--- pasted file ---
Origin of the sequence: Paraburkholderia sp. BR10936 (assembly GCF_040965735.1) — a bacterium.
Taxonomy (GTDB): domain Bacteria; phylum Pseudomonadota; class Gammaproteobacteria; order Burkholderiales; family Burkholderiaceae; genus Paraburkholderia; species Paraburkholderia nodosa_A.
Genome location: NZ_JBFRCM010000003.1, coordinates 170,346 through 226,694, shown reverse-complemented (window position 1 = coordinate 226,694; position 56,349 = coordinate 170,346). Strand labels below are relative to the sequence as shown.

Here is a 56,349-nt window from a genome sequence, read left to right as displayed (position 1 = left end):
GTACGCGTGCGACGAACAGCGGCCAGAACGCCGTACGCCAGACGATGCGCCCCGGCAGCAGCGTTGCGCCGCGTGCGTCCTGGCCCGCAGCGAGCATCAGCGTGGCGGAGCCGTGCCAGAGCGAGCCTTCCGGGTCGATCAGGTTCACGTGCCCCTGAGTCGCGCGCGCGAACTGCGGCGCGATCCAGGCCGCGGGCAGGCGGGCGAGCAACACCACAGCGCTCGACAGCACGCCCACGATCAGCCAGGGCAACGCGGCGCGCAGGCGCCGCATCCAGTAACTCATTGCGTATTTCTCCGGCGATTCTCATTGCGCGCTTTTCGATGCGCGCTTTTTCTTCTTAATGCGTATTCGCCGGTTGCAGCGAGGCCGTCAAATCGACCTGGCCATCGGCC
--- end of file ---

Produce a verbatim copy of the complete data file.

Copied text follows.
Origin of the sequence: Paraburkholderia sp. BR10936 (assembly GCF_040965735.1) — a bacterium.
Taxonomy (GTDB): domain Bacteria; phylum Pseudomonadota; class Gammaproteobacteria; order Burkholderiales; family Burkholderiaceae; genus Paraburkholderia; species Paraburkholderia nodosa_A.
Genome location: NZ_JBFRCM010000003.1, coordinates 170,346 through 226,694, shown reverse-complemented (window position 1 = coordinate 226,694; position 56,349 = coordinate 170,346). Strand labels below are relative to the sequence as shown.

Here is a 56,349-nt window from a genome sequence, read left to right as displayed (position 1 = left end):
GTACGCGTGCGACGAACAGCGGCCAGAACGCCGTACGCCAGACGATGCGCCCCGGCAGCAGCGTTGCGCCGCGTGCGTCCTGGCCCGCAGCGAGCATCAGCGTGGCGGAGCCGTGCCAGAGCGAGCCTTCCGGGTCGATCAGGTTCACGTGCCCCTGAGTCGCGCGCGCGAACTGCGGCGCGATCCAGGCCGCGGGCAGGCGGGCGAGCAACACCACAGCGCTCGACAGCACGCCCACGATCAGCCAGGGCAACGCGGCGCGCAGGCGCCGCATCCAGTAACTCATTGCGTATTTCTCCGGCGATTCTCATTGCGCGCTTTTCGATGCGCGCTTTTTCTTCTTAATGCGTATTCGCCGGTTGCAGCGAGGCCGTCAAATCGACCTGGCCATCGGCC